The African Literary Podcast returns with Season 2 Episode 1.

African Literary Podcast Season 2 Episode 1

The African Literary Podcast returns with Season 2 Episode 1.
We have been on break for the last few months learning more about the literary scene and reading up a storm. We start our podcasts looking back at the year 2018.

Transition
We start our Podcast by listing those who left us for the ancestral plane since we last recorded our Podcast. They included South African poet and struggle icon Keorapetse Kgositsile; Malawian poet, academic and diplomat David Rubadiri; Nigerian Prize for Literature 2017 winner Ikeogu Oke; Kenyan academic, writer, and editor Chris Wanjala; Zambian poet and writer Luka Mwango; Egyptian author Ahmed Khaled Tawfik; Ugandan writer, poet, and blogger Joel Benjamin Nevender; and Egyptian novelist, and journalist Sabri Moussa. May our forebears rest in peace.
Books
There were many new books that came out in 2018 including
Travel: Sihle Khumalo’s Rainbow Nation My Zulu Arse; Zukiswa Wanner’s Hardly Working;
Fiction: Ayesha Harruna Attah’s The Hundred Wells of Salaga; Niq Mhlongo’s Soweto Under The Apricot Tree; Ayodele Olofintuade’s Lakiriboto Chronicles; Tsitsi Dangarembga’s This Mournable Body; Tomi Adeyemi’s Children Of Blood And Bone; ; Akwaeke Emezi’s Freshwater; Kopano Matlwa’s Evening Primrose; Odafe Atogun’s Wake Me When I’m Gone; Nafkote Tamirat’s The Parking Lot Attendant; Novuyo Rosa Tshuma’s House of Stone; Yejide Kilanko’s Chasing Butterflies; Nozizwe Cynthia Jele’s The Ones with Purpose.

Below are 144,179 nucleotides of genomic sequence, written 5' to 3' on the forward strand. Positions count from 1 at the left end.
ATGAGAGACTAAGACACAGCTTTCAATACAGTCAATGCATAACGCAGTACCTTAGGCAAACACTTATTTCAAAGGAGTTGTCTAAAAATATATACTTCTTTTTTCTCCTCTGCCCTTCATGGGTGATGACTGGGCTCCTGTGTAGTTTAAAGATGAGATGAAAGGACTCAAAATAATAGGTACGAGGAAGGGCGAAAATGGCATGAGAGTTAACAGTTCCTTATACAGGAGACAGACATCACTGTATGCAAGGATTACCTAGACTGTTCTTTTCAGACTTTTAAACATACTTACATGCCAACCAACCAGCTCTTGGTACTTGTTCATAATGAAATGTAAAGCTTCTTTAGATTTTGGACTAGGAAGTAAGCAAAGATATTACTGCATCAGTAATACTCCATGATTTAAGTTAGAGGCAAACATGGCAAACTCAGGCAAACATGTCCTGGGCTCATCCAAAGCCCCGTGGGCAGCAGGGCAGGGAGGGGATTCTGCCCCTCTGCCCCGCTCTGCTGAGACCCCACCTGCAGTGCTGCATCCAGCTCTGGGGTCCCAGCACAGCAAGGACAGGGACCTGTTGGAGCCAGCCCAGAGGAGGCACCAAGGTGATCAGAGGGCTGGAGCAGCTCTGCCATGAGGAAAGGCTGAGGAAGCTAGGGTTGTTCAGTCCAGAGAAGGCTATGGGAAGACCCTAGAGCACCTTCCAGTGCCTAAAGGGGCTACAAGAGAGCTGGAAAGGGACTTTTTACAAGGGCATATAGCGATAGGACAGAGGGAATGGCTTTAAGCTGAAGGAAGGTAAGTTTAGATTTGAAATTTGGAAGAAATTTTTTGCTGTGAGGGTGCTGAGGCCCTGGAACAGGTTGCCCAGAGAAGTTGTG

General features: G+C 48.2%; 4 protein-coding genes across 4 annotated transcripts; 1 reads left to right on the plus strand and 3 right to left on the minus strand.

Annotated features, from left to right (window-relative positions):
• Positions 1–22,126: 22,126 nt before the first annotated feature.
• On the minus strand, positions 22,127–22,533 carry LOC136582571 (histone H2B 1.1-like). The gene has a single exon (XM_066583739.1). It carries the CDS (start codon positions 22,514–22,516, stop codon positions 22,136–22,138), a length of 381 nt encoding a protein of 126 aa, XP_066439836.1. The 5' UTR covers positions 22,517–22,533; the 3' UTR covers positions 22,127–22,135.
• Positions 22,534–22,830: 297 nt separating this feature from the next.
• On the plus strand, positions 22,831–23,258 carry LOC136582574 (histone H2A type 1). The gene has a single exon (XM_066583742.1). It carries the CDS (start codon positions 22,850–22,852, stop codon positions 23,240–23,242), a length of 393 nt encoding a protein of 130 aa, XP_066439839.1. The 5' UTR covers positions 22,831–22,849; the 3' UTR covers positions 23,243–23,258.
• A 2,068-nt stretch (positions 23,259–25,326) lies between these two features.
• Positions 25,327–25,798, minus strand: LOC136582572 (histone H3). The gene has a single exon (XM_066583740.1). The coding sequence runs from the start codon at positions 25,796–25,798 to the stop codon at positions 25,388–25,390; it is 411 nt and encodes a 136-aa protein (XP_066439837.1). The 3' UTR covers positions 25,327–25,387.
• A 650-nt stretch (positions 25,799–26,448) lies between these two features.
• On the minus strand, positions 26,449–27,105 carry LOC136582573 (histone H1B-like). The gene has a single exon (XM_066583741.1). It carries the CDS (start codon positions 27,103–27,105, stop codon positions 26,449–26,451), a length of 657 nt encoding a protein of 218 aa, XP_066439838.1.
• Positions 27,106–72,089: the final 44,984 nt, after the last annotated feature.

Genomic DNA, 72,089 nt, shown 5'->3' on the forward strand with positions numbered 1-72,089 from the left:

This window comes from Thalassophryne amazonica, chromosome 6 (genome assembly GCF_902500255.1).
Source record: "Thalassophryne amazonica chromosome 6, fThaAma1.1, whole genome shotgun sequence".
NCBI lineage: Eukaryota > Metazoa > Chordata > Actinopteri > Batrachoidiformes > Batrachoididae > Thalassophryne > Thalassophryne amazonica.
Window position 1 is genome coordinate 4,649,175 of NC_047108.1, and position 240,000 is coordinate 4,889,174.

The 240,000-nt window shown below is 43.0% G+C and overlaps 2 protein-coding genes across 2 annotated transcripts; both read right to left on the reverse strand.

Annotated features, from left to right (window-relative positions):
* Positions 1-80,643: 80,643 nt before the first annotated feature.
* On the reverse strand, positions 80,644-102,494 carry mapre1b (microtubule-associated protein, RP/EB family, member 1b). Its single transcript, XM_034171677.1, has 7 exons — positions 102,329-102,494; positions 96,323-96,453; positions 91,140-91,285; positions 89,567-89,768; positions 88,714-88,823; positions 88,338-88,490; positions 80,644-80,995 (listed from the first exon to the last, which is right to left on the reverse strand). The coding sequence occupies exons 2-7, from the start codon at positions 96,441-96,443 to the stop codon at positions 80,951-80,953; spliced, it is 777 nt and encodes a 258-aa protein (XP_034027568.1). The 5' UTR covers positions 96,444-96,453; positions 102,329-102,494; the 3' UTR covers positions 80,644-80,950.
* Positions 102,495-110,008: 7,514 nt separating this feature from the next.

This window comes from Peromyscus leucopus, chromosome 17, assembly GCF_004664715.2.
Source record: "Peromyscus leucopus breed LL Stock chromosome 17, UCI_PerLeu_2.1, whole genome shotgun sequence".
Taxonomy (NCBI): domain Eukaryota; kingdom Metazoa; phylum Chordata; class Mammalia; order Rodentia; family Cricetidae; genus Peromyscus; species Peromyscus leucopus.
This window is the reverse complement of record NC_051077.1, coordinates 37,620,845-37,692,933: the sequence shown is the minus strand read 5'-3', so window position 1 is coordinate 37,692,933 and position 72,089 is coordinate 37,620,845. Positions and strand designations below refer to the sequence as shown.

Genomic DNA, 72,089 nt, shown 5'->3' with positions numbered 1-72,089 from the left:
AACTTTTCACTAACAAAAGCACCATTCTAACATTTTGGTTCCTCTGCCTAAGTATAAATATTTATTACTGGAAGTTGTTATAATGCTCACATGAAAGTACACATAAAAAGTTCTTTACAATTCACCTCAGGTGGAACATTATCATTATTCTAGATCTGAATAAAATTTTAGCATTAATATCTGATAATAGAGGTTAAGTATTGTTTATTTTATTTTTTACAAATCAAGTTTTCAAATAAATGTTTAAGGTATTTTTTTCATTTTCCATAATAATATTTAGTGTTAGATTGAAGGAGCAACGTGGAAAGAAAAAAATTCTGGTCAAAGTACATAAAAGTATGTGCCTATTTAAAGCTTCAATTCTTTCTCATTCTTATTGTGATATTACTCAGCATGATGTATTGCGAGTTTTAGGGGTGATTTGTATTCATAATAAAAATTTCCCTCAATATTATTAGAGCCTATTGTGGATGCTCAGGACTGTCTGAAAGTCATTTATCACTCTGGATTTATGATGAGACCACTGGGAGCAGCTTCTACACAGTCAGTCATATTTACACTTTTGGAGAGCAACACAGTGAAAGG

Nonfiction: Dele Ogun’s A Fatherless People: The Secret Story of How the Nigerians Missed the Road to the Promised Land; Mpho A. Leepa’s Born for Greatness: Biography of Frank Leepa; Joe Khamisi’s Kenya: Looters and Grabbers, 54 Years of Corruption and Plunder by the Elite, 1963-2017; Nanjala Nyabola’s Digital Democracy, Analogue Politics: How the Internet Era is Transforming Kenya; She Called Me Woman: Nigeria’s Queer Women Speak;
Poetry: JP Clark’s Remains of a Tide;
Festivals
There were many festivals and we rated the Ake Festival in Lagos, the Abantu Festival in Soweto South Africa, Cairo International, Hargeysa International, Gaborone, Lagos Poetry Festival and the Sigana Festival.

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